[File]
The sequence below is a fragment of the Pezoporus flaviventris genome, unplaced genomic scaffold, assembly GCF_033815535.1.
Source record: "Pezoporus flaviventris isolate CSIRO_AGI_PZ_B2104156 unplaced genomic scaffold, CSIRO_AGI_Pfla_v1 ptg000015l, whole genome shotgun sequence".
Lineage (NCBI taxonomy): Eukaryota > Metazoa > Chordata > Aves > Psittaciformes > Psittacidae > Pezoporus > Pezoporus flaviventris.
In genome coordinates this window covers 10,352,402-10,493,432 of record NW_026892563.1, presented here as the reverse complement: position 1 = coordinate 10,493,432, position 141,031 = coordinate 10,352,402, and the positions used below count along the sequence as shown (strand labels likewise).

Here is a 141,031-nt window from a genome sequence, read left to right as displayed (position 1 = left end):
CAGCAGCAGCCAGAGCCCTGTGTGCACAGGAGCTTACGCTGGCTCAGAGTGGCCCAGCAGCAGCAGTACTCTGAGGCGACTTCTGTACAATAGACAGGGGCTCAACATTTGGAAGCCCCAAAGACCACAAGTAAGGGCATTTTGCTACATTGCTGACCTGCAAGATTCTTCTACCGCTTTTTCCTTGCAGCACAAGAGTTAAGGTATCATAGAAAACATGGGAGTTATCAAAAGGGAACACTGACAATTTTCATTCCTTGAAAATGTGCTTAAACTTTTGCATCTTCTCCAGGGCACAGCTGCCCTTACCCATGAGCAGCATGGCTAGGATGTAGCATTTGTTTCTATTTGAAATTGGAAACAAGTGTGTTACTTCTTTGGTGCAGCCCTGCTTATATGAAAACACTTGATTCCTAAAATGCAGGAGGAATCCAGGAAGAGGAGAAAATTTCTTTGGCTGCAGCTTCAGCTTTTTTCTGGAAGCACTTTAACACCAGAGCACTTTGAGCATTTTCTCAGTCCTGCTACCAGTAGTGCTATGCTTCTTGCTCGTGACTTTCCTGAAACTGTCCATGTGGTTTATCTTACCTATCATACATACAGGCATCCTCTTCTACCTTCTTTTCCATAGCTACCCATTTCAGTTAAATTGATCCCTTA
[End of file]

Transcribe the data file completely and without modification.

The sequence below is a fragment of the Pezoporus flaviventris genome, unplaced genomic scaffold, assembly GCF_033815535.1.
Source record: "Pezoporus flaviventris isolate CSIRO_AGI_PZ_B2104156 unplaced genomic scaffold, CSIRO_AGI_Pfla_v1 ptg000015l, whole genome shotgun sequence".
Lineage (NCBI taxonomy): Eukaryota > Metazoa > Chordata > Aves > Psittaciformes > Psittacidae > Pezoporus > Pezoporus flaviventris.
In genome coordinates this window covers 10,352,402-10,493,432 of record NW_026892563.1, presented here as the reverse complement: position 1 = coordinate 10,493,432, position 141,031 = coordinate 10,352,402, and the positions used below count along the sequence as shown (strand labels likewise).

Here is a 141,031-nt window from a genome sequence, read left to right as displayed (position 1 = left end):
CAGCAGCAGCCAGAGCCCTGTGTGCACAGGAGCTTACGCTGGCTCAGAGTGGCCCAGCAGCAGCAGTACTCTGAGGCGACTTCTGTACAATAGACAGGGGCTCAACATTTGGAAGCCCCAAAGACCACAAGTAAGGGCATTTTGCTACATTGCTGACCTGCAAGATTCTTCTACCGCTTTTTCCTTGCAGCACAAGAGTTAAGGTATCATAGAAAACATGGGAGTTATCAAAAGGGAACACTGACAATTTTCATTCCTTGAAAATGTGCTTAAACTTTTGCATCTTCTCCAGGGCACAGCTGCCCTTACCCATGAGCAGCATGGCTAGGATGTAGCATTTGTTTCTATTTGAAATTGGAAACAAGTGTGTTACTTCTTTGGTGCAGCCCTGCTTATATGAAAACACTTGATTCCTAAAATGCAGGAGGAATCCAGGAAGAGGAGAAAATTTCTTTGGCTGCAGCTTCAGCTTTTTTCTGGAAGCACTTTAACACCAGAGCACTTTGAGCATTTTCTCAGTCCTGCTACCAGTAGTGCTATGCTTCTTGCTCGTGACTTTCCTGAAACTGTCCATGTGGTTTATCTTACCTATCATACATACAGGCATCCTCTTCTACCTTCTTTTCCATAGCTACCCATTTCAGTTAAATTGATCCCTTA